[Personal note. Since leaks are such a big deal, let me note I wasn't told by anyone about the e-mails. I was present in the outer office when it was being discussed in hushed tones. Anyone who knows me knows don't whisper around me. If people talk at a normal volume, I'm busy, I'm returning calls on my cell phones and I'm going through my planner. But you start whispering and I hear it. You cannot get far enough away if you're whispering. When you start whispering, you're right in my ear.]
In the snapshots, we've been covering the interesting parts of Brett McGurk's Wednesday testimony to the Senate Foreign Relations Committee such as when he elected to school everyone on al Qaeda in Iraq -- and directly contradicted Congressional testimony provided by Leon Panetta (Secretary of Defense) and contradicted the public remarks of James Clapper (Director of National Intelligence). The Committee just ignored all the conflicts in his claims. Today we focus on Sahwa. Here's what the nominee had to say.
Brett McGurk: The Sons of Iraq is also something that we need to watch very closely. So far, about 70,000 have been incorporated into government positions. About 30,000 Sons of Iraq are still manning checkpoints. They are getting paid out of the current budget -- I've been told out of the current budget. They get paid about $300 a month which is slightly below the per capita GDP.
In his opening remarks, Petraues explained of the "Awakening" Council (aka "Sons of Iraq," et al) that it was a good thing "there are now over 91,000 Sons of Iraq -- Shia as well as Sunni -- under contract to help Coalition and Iraqi Forces protect their neighborhoods and secure infrastructure and roads. These volunteers have contributed significantly in various areas, and the savings in vehicles not lost because of reduced violence -- not to mention the priceless lives saved -- have far outweighed the cost of their monthly contracts." Again, the US must fork over their lunch money, apparently, to avoid being beat up.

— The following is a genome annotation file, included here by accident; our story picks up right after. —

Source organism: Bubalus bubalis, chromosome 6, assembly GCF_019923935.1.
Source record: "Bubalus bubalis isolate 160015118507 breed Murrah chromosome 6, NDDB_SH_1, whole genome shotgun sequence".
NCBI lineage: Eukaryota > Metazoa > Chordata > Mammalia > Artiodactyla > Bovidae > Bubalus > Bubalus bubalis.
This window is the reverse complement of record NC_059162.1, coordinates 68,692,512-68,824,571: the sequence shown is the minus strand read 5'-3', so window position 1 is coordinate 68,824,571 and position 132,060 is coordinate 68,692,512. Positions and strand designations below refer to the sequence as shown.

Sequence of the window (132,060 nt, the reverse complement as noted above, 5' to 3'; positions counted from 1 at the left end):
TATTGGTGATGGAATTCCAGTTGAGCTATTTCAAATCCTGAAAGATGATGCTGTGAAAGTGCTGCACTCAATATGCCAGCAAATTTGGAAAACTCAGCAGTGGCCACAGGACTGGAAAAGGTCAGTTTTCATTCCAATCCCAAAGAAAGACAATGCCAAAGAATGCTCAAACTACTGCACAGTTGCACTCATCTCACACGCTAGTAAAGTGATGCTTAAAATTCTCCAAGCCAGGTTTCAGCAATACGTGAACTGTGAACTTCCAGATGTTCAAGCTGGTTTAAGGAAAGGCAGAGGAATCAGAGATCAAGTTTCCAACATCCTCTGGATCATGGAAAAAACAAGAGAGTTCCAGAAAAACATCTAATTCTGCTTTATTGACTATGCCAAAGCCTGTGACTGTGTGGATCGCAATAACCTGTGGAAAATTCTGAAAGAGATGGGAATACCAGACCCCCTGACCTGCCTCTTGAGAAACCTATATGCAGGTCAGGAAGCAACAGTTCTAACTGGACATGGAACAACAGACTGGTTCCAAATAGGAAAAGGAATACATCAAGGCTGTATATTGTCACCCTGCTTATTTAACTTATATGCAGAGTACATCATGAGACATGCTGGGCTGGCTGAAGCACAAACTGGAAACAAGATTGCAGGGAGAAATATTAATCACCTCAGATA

How much lunch money is the US forking over? Members of the "Awakening" Council are paid, by the US, a minimum of $300 a month (US dollars). By Petraeus' figures that mean the US is paying $27,300,000 a month. $27 million a month is going to the "Awakening" Councils who, Petraeus brags, have led to "savings in vehicles not lost".
Now this was the week that Petreaus and Crocker went from House Committee to Senate Committee to House Committee . . . Offering their testimony.
And in one of the last smart things she may have done, Senator Barbara Boxer raised the issue of why is the US taxpayer footing the bill for Sahwa? She asked why Nouri wasn't paying the cost? This forced the administration to insist that they would explore that. Had Boxer not raised the issue, it never would have been raised. By the end of the week, it was stated that the US was going to ask that Nouri pick up the tab. This was at the height of Sahwa. Their number did not increase. In fact their numbers decreased because they've been repeatedly targeted with violence. In the year Petreaus testified, for example, 528 Sahwa died from attacks and another 828 were injured in attacks. Attacks haven't been their only problems. In January of this year, Dan Morse (Washington Post) reported:
The United States transferred full management of the force to the Iraqi government in 2009, with the understanding that 20 percent of the fighters would be given jobs in Iraq's police or military units and that the government would try to find the others civil service or private-sector jobs.
But the process has moved slowly. Sons of Iraq members say they are denied jobs because they are Sunni, even as the Iraqi government welcomes onetime Shiite insurgents into jobs. The government says that it is committed to hiring Sons of Iraq members but that education levels prevent some of them from getting security jobs.